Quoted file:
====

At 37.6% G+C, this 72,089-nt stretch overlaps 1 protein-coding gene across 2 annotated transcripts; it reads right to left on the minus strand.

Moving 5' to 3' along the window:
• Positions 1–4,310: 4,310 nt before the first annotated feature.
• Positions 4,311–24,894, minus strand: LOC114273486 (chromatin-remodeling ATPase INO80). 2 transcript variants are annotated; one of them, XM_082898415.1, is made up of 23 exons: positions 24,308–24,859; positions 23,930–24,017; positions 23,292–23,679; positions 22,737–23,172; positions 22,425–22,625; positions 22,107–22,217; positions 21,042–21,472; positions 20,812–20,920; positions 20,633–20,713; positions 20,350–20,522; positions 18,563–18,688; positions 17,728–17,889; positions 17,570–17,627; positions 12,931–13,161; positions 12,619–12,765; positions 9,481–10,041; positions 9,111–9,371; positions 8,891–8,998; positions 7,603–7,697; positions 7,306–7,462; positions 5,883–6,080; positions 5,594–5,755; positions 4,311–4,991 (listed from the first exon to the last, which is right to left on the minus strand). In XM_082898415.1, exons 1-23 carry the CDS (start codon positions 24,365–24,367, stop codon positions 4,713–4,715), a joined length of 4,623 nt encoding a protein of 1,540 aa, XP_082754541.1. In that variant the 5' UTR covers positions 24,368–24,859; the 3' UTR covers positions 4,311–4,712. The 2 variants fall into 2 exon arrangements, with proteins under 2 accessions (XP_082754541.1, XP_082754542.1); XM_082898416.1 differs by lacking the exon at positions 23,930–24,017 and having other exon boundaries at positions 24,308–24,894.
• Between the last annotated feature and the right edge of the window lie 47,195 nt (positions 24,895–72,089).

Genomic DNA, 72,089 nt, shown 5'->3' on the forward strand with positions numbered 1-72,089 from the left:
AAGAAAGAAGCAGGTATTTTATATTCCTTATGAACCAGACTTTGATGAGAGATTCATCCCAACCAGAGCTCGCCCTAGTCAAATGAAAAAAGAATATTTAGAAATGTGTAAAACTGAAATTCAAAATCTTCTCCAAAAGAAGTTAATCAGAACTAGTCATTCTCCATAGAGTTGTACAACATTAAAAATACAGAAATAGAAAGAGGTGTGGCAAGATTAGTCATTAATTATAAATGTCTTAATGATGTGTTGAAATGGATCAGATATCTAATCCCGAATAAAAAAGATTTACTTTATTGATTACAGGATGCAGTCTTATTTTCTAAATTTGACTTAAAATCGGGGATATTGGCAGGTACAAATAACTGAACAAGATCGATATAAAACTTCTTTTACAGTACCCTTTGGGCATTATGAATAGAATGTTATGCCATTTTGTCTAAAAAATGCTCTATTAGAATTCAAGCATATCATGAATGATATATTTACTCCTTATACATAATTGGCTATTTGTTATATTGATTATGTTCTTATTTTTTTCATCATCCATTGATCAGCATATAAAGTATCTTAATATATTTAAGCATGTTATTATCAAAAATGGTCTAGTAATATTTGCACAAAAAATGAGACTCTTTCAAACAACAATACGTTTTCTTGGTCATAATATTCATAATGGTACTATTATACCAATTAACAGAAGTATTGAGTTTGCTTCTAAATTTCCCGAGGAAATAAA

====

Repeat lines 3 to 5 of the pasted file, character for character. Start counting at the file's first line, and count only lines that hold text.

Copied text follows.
• Positions 1–4,310: 4,310 nt before the first annotated feature.
• Positions 4,311–24,894, minus strand: LOC114273486 (chromatin-remodeling ATPase INO80). 2 transcript variants are annotated; one of them, XM_082898415.1, is made up of 23 exons: positions 24,308–24,859; positions 23,930–24,017; positions 23,292–23,679; positions 22,737–23,172; positions 22,425–22,625; positions 22,107–22,217; positions 21,042–21,472; positions 20,812–20,920; positions 20,633–20,713; positions 20,350–20,522; positions 18,563–18,688; positions 17,728–17,889; positions 17,570–17,627; positions 12,931–13,161; positions 12,619–12,765; positions 9,481–10,041; positions 9,111–9,371; positions 8,891–8,998; positions 7,603–7,697; positions 7,306–7,462; positions 5,883–6,080; positions 5,594–5,755; positions 4,311–4,991 (listed from the first exon to the last, which is right to left on the minus strand). In XM_082898415.1, exons 1-23 carry the CDS (start codon positions 24,365–24,367, stop codon positions 4,713–4,715), a joined length of 4,623 nt encoding a protein of 1,540 aa, XP_082754541.1. In that variant the 5' UTR covers positions 24,368–24,859; the 3' UTR covers positions 4,311–4,712. The 2 variants fall into 2 exon arrangements, with proteins under 2 accessions (XP_082754541.1, XP_082754542.1); XM_082898416.1 differs by lacking the exon at positions 23,930–24,017 and having other exon boundaries at positions 24,308–24,894.
• Between the last annotated feature and the right edge of the window lie 47,195 nt (positions 24,895–72,089).